Quickly bored by watching the trains run in circles around the tree, my brother and I would improvise obstacles for them to plow through, trestles for them to cross, and canyons for them to leap, which they never quite did, resulting, as hoped, in furious crashes and mini-firestorms of sparks.
“Be careful in there boys,” my mother would yell benignly from the kitchen. “Don’t electrocute yourselves.” Parents in that generation, having children to squander, never seemed overly worried that one or the two of them might just shock themselves into oblivion. Still, for all our freedoms—no seatbelts, no bike helmets, no three-pronged plugs—we generally survived our childhoods.
We did our shopping on Christmas Eve back then, too. My brother and sister and I would get our parents a carton of Raleighs, stick a ribbon on it, and call it a day. Christmas, after all, was about us.
Although as self-absorbed as the next kids, we looked forward to the Eve’s penultimate event, the roll out of the Holy Land action figures—shepherds, sheep, wise men, camels. These too were sufficiently oversized that if they had a mind to, they could have hopped a ride on a Lionel boxcar and looked at home.
The angels and the Holy Family we took seriously. My always-crafty father had built a crèche for them, a word, like myrrh and frankincense we used but one time a year and with as little understanding.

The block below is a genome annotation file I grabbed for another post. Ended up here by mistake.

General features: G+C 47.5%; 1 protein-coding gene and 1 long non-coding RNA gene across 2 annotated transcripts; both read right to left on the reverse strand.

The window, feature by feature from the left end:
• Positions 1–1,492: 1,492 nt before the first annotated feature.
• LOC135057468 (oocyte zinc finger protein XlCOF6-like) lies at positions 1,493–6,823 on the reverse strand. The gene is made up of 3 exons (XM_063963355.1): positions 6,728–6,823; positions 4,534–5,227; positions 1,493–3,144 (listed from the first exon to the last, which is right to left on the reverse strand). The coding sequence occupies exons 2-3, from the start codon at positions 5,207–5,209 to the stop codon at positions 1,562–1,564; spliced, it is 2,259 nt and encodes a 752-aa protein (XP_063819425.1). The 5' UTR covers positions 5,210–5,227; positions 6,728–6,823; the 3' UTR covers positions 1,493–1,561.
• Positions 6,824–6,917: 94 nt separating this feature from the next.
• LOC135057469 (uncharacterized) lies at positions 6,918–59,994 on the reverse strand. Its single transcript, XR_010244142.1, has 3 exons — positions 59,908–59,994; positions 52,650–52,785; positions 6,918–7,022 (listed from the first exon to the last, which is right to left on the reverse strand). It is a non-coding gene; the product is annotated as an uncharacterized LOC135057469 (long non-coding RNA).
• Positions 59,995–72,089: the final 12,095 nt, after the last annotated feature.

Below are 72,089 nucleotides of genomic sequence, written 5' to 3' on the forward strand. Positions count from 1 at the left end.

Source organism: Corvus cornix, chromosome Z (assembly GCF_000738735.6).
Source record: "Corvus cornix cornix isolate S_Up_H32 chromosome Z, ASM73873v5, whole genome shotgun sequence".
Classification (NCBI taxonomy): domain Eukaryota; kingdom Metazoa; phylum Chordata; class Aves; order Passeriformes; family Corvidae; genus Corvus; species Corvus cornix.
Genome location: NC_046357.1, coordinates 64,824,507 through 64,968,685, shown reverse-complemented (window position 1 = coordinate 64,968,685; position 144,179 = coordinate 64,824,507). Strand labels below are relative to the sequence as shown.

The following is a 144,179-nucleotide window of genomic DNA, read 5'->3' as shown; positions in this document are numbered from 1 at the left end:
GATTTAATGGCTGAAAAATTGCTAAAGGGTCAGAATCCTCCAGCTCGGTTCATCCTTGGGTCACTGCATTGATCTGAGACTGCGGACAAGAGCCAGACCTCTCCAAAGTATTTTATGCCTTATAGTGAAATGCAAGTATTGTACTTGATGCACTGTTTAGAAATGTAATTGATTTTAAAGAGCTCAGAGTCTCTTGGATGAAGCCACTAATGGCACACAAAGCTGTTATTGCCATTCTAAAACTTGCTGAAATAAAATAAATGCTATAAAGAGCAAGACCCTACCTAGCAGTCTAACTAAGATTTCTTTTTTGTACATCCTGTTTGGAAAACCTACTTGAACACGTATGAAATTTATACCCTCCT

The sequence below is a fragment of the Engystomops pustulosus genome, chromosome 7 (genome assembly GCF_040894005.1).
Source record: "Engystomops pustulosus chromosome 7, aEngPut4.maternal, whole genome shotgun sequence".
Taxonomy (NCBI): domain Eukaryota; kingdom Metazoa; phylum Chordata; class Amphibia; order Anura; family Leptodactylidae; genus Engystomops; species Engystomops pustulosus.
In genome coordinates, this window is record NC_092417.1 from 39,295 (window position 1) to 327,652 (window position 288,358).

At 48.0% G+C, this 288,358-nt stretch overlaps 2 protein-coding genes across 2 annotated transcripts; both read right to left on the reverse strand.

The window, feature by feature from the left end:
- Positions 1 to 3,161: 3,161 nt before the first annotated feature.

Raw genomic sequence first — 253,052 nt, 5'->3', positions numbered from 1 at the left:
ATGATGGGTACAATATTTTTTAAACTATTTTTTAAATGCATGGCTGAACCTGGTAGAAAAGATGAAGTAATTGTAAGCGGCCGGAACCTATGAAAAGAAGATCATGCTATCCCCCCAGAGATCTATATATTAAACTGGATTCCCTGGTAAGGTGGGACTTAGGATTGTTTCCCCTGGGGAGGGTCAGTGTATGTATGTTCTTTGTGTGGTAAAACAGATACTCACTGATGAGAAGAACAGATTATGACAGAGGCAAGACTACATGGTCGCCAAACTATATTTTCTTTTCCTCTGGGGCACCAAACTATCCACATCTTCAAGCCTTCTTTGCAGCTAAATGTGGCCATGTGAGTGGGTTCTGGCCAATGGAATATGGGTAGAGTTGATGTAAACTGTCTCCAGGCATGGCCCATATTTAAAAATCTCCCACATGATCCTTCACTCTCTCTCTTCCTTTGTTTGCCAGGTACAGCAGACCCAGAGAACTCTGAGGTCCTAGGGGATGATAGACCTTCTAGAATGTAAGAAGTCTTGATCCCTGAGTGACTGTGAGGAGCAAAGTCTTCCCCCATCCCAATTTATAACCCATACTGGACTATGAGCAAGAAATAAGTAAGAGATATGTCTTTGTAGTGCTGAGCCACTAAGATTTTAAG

The introduction of the nativity scene shifted the mood of the room and served to remind us—we desperately needed it—what Christmas was all about. It also served as prelude to the evening’s natural highlight, Midnight Mass.
As kids, going anywhere at midnight was wonderfully daring, but going to Mass was especially so. Not only were we out. Everyone was out. It was as if a whole community decided to do something radically transgressive. Despite our unholy yearning for Christmas booty, the sights and smells of Mass, the whole redemptive spectacle of it all, uplifted our grubby little souls.
To be sure, Christmas Eve is not what it once was. There is much that our enlightened courts have taken from us, but there is much more that we have lazily given away.
That is something that you might want to contemplate this Christmas … on your way to the 10 p.m. “Midnight” Mass, of course.